Originally published on 18 December 2014
The nearly forgotten word from the 1990s, “sequestration,” apparently returns to Russian lexicon. Reportedly, the Russian government has decided to cut government spending in the budget for the coming 2015. It was even said that public spending would be cut by a tenth, although reductions would not affect social spending.
Spokeswoman for the Russian Prime Minister, Natalia Timakova, stated that the decision to reduce costs by ten percent in 2015-2017 had not been made, at least, for the time being. However, she said, the Russian government considers different options on how to respond to new global market conditions.
Many believe that if officials suddenly deny something, it means that what they deny is actually true. However, how exactly can the government cut spending? What oil prices should Russia put in its budget, taking into account most recent statements from the United Arab Emirates, where it was said that OPEC would not reduce oil production even at $40 a barrel?
“Government spending should be cut in most extreme cases. There is no country in the world that likes doing so, – Doctor of Economics, Professor of the Kuban State University, Alexander Ishkhanov said in an interview with Pravda.Ru . – The real state of affairs in the world today is even darker than the media paint it. Russia should be happy about the fact that the cost of a barrel of oil that we have is about 12 dollars, and the cost of shale oil is around $60. If we have oversupplies of oil, it will fall a lot lower than sixty dollars per barrel. As a result, it will make production of shale oil in the US unprofitable, let alone subsidies on it.
“Therefore, it will kill shale oil production in the US, and the United States will never accept it. Possibly, the US will cut shale oil production, leaving only most profitable fields. I can not imagine the decline in oil prices lower than $55 per barrel. Most likely, oil prices will bounce back to $70, although it is hard to make any forecasts, of course,” the expert said.
Get poorer as IMF says or get richer as Putin says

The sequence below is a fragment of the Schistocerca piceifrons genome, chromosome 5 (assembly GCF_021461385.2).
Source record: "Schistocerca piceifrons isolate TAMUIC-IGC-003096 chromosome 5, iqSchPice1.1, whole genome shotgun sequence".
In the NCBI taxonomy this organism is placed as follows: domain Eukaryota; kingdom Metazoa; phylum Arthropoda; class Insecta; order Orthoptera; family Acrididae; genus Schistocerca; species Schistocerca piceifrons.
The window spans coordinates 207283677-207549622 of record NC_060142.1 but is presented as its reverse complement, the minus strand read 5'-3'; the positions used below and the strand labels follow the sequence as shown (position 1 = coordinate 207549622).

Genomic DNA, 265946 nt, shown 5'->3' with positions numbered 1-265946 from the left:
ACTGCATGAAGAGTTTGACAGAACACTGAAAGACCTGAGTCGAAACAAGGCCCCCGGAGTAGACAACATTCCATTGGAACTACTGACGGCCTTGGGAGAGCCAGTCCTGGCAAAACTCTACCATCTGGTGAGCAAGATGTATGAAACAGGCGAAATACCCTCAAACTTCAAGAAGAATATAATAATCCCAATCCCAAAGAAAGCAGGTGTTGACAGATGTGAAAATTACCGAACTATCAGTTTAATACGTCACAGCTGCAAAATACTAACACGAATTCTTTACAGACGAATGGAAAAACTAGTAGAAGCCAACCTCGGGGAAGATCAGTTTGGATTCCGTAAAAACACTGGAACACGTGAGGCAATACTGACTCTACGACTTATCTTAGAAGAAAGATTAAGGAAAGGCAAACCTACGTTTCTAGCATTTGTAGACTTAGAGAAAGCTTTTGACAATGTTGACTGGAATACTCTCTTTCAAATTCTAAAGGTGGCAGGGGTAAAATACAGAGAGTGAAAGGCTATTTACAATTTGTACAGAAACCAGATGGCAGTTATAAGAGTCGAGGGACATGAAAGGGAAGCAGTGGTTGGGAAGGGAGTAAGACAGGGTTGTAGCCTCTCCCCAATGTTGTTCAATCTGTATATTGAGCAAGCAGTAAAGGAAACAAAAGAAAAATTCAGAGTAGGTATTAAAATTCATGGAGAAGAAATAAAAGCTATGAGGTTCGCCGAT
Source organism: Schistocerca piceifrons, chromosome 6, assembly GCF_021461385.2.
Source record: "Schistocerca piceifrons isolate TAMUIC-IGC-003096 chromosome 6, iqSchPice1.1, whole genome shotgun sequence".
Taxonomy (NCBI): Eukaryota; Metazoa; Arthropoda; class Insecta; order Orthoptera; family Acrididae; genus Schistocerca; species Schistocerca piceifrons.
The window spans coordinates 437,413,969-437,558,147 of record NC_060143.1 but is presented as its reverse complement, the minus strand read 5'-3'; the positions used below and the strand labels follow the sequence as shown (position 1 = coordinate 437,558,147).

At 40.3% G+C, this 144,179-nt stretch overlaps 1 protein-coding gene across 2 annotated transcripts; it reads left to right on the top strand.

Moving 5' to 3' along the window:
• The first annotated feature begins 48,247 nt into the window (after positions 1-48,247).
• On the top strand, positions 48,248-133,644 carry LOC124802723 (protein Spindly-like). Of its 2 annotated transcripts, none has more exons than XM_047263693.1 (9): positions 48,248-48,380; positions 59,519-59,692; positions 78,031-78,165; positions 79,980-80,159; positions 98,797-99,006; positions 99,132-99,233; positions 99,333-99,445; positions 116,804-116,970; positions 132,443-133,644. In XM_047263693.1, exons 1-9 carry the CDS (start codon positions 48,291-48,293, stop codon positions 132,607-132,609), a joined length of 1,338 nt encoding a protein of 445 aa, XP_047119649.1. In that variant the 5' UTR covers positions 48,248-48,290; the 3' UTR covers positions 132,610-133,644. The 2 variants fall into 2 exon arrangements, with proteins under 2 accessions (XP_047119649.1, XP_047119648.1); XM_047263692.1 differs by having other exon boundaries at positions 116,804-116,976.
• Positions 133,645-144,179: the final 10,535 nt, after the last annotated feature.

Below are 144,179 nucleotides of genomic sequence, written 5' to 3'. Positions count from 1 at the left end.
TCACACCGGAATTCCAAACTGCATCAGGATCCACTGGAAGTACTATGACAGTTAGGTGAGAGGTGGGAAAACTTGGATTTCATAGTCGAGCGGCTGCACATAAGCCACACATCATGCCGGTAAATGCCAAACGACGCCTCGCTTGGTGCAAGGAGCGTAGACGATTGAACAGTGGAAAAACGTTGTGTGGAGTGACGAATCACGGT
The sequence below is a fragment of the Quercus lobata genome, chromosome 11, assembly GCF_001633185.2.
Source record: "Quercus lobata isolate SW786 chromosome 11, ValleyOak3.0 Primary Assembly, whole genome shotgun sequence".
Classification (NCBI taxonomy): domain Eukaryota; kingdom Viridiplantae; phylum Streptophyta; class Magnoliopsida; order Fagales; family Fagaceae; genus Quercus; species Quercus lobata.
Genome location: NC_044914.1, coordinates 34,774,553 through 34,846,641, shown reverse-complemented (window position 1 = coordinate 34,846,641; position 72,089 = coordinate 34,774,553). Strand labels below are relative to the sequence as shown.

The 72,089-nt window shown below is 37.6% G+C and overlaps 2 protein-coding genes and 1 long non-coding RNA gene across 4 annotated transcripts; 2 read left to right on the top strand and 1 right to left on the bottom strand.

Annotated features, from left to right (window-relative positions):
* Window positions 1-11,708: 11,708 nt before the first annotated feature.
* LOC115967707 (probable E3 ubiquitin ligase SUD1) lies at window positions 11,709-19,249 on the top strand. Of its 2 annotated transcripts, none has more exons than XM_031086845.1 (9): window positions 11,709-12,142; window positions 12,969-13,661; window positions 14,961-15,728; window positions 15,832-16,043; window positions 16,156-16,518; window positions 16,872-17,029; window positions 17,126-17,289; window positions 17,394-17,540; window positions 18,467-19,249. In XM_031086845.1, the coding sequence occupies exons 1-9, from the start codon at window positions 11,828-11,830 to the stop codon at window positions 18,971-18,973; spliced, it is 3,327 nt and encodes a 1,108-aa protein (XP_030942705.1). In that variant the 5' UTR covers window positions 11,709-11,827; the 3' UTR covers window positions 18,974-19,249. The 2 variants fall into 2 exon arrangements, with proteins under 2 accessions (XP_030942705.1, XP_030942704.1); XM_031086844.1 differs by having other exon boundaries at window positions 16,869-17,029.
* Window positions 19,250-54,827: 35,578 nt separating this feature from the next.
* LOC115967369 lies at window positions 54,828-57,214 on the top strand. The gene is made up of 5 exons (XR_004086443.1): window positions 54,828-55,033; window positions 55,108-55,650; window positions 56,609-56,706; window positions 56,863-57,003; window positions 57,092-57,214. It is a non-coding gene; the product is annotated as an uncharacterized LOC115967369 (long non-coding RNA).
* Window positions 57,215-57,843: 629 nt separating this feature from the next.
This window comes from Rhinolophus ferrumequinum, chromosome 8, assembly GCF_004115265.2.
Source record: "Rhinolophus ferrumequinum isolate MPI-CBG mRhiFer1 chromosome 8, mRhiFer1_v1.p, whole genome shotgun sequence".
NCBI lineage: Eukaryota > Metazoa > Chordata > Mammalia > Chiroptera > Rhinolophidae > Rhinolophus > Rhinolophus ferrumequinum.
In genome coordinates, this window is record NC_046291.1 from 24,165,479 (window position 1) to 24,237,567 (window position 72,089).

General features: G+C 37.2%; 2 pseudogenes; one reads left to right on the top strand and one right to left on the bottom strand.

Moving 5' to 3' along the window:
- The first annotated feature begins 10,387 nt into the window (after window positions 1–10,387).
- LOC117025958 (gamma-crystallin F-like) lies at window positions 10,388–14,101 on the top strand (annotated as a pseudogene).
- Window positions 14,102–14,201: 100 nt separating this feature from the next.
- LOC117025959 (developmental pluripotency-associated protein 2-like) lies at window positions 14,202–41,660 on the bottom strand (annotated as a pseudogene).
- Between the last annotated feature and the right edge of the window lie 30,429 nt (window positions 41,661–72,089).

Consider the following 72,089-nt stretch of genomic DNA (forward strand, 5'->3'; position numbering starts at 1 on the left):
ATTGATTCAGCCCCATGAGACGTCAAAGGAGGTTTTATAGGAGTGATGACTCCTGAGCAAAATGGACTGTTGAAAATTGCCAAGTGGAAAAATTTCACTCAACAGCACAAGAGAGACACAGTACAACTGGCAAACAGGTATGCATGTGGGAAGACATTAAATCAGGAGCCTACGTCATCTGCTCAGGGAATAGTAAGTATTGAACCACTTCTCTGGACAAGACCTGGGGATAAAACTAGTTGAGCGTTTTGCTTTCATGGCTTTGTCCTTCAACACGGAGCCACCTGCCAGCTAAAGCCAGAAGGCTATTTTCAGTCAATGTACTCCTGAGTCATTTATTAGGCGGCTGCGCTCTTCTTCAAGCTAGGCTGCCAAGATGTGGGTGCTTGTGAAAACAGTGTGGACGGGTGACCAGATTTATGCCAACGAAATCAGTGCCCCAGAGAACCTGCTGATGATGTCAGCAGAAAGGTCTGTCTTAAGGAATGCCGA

“The directive of the IMF in relation to Russia clearly says that one needs to tighten the course on inflation targeting, reduction of government spending, increase of taxes and strengthening fiscal rules, – deputy of the State Duma of the Russian Federation, member of the Budget and Taxes Committee, Yevgeny Fyodorov, shared his opinion with Pravda.Ru. – I understand that the directive already says what needs to be done, and it is up to our government to prescribe what articles of budget spending need to be cut under instructions from the IMF.
“One can go another way: cut interest rates that the president indicated in his three addresses, run the model of the banking system and the Central Bank and dramatically boost the national economy. One should proceed to investments, to zero inflation and prosperity of the country. It is up to us to choose what to do – get poorer as directed by the IMF or prosper as directed by Putin. This applies to decisions made by the government too,” Fyodorov said.
When asked what oil price should the Russian government put in the budget against the backdrop of OPEC’s intention not to cut oil production even if oil drops to $40 per barrel , Fyodorov said that the figure should be around 50 dollars per barrel. Although, by and large, the oil problem is a far-fetched one.
Oil does form budget revenue to a large extent, although this revenue is backed with government reserves. That is, in the coming years, there will be no problem as long as there are reserves. Secondly, one needs to count on domestic investment, industry and science, rather than oil. To do this, one needs to make loans cheaper. In a nutshell, one must do the things that will go contrary to what the Central Bank is doing now. In this case, Russia will not depend on oil revenues, Yevgeny Fyodorov believes.
The draft budget for 2015 includes the price of $95 per barrel. In late November, Finance Minister Anton Siluanov proposed to develop a backup budget plan for 2015-2017. Brent crude, on the basis of which the value of Russia’s Urals crude is calculated, has fallen to the lowest level in the past five years. The Russian currency continues to become cheaper. The devaluation of the ruble makes Russians convert their ruble savings in dollars and euros, even though government officials tell them not to act so.
The statements, views, and opinions expressed in this article are solely those of the author and do not necessarily represent those of EMerging Equity.
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